Zika could impact slowing economy, Singapore bank chief says

SINGAPORE (Reuters) - A Zika outbreak in Singapore could have a small impact on the almost $300 billion economy, the central bank chief said on Tuesday, as the mosquito-borne virus spreads across the global financial and transit hub.

Ravi Menon, managing director of the Monetary Authority of Singapore, did not give further details, but the outbreak coincides with a dip in overall exports and growth in the trade-dependent economy. Growth is also slowing in China, Singapore’s main overseas market.

“It’s too early to tell. I would say early indications are there could be some small impact, but it’s not likely to be significant from an overall economy outcome,” Menon told reporters when asked about the impact of Zika.

“But really, it’s still early days,” he said at an event hosted by the Foreign Correspondents Association in Singapore.

Small, tropical Singapore reported its first locally infected Zika patient on Aug. 27 and since then, the number of reported infections has reached 275, with 17 more cases reported on Tuesday.

Health officials say the figure will rise, as the Aedes mosquitoes that carry the virus are all over the island, and hospitals have stopped isolating patients.

Prime Minister Lee Hsien Loong was quoted on the Channel News Asia website as calling at a regional summit in Laos for the 10 Southeast Asian countries to “join hands” to fight Zika, while keeping the region open for business and trade.

“It is imperative for us to work together to combat Zika, but we should put Zika in the proper context,” Lee said. “Given the presence of the Aedes mosquito, Zika may become endemic in our region, just like dengue.”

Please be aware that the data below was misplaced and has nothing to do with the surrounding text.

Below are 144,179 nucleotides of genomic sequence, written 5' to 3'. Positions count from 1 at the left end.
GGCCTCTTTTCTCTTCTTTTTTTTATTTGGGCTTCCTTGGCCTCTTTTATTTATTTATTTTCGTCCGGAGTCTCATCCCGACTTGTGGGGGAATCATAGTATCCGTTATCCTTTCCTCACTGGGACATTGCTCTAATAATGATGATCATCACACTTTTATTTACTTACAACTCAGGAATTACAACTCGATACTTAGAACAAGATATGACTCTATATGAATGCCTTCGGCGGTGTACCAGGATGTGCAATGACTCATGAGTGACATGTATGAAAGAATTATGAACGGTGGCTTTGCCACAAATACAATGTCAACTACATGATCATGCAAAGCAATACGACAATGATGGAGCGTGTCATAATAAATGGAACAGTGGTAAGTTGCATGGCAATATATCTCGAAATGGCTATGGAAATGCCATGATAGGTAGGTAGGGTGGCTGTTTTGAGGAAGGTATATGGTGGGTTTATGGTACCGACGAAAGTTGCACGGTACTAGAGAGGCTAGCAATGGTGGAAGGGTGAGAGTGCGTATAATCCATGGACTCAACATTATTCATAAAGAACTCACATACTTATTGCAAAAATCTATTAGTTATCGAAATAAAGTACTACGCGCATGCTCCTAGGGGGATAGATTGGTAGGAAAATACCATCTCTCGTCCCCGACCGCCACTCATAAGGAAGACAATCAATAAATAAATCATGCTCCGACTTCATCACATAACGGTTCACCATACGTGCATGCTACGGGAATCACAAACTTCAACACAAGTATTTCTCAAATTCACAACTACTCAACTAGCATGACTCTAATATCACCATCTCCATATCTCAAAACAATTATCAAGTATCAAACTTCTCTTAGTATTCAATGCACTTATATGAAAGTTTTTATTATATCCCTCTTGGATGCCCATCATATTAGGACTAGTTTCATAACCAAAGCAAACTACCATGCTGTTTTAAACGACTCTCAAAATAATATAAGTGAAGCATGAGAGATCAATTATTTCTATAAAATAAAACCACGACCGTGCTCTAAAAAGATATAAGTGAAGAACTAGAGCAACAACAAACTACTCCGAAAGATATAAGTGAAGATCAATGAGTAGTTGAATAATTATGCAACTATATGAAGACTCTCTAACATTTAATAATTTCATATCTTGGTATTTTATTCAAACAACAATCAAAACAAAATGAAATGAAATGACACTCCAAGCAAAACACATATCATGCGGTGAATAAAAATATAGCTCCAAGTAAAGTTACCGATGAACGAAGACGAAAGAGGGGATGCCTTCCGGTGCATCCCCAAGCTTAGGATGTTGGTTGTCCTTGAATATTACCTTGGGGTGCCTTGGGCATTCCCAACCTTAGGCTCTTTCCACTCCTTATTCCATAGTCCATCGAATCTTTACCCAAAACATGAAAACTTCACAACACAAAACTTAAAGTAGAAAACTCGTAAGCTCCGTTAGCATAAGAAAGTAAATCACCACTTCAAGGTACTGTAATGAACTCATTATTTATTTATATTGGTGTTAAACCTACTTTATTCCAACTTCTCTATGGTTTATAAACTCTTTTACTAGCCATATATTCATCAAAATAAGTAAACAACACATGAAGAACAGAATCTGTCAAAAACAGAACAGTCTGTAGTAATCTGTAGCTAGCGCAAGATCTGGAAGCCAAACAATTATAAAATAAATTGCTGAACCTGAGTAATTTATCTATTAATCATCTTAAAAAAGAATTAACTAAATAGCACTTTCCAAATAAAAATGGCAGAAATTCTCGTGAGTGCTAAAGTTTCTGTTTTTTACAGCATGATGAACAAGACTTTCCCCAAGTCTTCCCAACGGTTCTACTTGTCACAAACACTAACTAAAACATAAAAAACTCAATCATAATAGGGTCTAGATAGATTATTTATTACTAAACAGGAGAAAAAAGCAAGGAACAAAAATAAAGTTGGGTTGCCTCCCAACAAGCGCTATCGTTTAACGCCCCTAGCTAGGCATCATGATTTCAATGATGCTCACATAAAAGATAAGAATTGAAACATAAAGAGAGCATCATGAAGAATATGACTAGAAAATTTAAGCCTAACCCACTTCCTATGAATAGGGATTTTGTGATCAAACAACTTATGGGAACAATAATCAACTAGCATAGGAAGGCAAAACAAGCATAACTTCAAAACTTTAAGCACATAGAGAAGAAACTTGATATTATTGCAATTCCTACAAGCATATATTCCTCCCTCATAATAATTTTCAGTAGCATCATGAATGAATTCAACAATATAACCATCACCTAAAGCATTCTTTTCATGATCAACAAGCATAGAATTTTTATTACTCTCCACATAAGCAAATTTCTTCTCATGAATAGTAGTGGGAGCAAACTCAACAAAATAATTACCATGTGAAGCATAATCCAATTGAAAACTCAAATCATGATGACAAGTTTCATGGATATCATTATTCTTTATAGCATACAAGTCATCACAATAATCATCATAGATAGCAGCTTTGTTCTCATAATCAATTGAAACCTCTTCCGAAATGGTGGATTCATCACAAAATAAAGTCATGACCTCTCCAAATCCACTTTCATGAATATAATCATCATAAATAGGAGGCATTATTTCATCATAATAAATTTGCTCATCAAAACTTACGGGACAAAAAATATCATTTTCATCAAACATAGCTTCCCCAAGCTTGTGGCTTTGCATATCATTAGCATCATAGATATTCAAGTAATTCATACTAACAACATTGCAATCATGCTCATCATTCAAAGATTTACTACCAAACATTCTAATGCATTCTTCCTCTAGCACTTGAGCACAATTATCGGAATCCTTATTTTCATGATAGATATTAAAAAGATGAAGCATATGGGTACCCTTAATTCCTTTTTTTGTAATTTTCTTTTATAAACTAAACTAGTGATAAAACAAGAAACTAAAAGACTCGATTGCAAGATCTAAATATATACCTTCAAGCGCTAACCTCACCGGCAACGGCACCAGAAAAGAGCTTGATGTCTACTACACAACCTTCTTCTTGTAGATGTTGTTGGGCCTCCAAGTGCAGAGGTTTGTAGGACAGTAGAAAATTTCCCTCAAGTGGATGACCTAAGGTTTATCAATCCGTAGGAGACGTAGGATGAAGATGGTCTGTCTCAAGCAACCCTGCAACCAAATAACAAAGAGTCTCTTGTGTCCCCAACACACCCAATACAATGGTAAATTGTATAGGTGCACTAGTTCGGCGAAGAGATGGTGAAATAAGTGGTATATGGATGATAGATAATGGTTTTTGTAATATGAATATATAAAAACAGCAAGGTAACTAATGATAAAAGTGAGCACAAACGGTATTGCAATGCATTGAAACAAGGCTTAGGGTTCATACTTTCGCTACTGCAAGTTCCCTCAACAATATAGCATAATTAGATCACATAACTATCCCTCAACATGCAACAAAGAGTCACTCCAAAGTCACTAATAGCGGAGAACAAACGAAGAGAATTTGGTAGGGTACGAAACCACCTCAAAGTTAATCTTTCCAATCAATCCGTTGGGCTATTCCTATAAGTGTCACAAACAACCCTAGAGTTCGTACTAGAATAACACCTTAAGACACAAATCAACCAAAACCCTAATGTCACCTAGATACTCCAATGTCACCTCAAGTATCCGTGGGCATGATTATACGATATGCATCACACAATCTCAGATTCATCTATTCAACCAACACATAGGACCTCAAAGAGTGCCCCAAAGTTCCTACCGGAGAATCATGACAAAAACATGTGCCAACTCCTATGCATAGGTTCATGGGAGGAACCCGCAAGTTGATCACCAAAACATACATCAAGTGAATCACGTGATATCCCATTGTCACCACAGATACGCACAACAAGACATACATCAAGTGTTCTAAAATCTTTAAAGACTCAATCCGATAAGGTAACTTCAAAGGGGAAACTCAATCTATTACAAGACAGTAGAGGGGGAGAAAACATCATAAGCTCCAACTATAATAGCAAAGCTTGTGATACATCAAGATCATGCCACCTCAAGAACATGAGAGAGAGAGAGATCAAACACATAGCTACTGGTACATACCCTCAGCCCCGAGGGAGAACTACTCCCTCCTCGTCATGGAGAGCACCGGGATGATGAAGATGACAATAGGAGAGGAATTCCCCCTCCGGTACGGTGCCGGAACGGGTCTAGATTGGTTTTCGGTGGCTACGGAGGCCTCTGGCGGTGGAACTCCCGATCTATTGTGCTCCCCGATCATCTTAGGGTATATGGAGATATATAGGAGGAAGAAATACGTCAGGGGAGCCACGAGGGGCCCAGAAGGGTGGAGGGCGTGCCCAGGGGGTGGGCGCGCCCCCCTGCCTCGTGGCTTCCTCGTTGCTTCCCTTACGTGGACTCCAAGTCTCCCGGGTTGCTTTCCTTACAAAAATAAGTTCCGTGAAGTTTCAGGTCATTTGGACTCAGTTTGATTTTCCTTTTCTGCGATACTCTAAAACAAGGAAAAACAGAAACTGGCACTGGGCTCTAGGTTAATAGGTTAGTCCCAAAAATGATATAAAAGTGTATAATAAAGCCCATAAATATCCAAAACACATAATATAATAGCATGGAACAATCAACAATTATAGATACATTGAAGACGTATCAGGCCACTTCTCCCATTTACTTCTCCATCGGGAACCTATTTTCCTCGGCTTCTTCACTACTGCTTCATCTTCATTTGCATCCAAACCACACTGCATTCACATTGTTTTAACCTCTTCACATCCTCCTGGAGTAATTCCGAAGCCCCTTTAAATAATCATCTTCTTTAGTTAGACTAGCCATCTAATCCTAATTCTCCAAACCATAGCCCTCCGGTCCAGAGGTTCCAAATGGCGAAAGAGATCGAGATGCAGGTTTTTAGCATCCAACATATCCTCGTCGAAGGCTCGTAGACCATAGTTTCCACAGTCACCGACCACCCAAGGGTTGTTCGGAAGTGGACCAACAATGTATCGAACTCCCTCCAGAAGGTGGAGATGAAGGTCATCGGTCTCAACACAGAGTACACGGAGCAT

“We should prepare ourselves for a possibly extended campaign against Zika but ensure that the region remains open and connected for business and trade.”

Last month, Singapore narrowed its economic growth forecast for the year to 1-2 percent from 1-3 percent growth previously expected, citing concerns over Brexit and weak global demand.

Economists said tourism and retail would be the areas most affected by Zika, which could in turn hold back growth. Tourism arrivals in the first six months of the year have increased 12.5 percent from a year ago, official statistics show.

“Tourism is about voluntary trips and this is going to have a dent,” said Trinh Nguyen, senior economist for emerging-market Asia at French investment bank Natixis SA in Hong Kong.

“Zika will impact sentiment and people’s already low propensity to consume.”


Retail sales excluding motor vehicles fell year-on-year in June for the fifth straight month, as worries about the sluggish global economy drove Singaporeans to cut spending.

Singapore is due to host a Formula One motor-racing Grand Prix next week. Promoters of the race say preparations are going on as usual. The Tourism Board says Singapore remains a safe destination.

Chan Brothers Travel, one of Singapore’s biggest travel agencies, told Reuters there had been no cancellations but new bookings may slow down.

While most people experience mild symptoms, Zika infections in pregnant women have been shown to cause microcephaly, a severe birth defect in which the head and brain are undersized. In adults, it can cause a rare neurological syndrome called Guillain-Barre.

Zika is also affecting large parts of Latin America and the Caribbean, with Brazil the hardest hit. In Southeast Asia, Malaysia, the Philippines and Thailand have also reported Zika infections.

Regional health experts said a lack of adequate testing meant the spread of Zika was likely significantly under-reported.

Additional reporting by Masayuki Kitano, Fathin Ungku and Saeed Azhar; Editing by Miral Fahmy, Robert Birsel